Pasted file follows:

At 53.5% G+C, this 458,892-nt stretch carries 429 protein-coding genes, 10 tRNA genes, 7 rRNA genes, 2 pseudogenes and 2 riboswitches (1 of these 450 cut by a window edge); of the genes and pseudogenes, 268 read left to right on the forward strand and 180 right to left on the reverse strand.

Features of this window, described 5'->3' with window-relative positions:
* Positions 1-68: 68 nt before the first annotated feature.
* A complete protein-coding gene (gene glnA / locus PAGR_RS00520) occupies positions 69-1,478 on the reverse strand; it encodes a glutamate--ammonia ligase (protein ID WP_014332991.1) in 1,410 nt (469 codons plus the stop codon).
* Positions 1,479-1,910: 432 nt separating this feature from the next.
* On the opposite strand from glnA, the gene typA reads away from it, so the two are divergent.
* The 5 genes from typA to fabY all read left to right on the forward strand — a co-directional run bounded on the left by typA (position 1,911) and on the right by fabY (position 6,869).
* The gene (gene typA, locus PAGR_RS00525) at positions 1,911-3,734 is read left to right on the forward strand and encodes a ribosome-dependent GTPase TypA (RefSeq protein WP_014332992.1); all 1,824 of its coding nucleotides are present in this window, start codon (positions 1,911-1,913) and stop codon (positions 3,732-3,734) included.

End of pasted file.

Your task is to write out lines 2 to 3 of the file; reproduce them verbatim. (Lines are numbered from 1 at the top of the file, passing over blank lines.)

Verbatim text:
Features of this window, described 5'->3' with window-relative positions:
* Positions 1-68: 68 nt before the first annotated feature.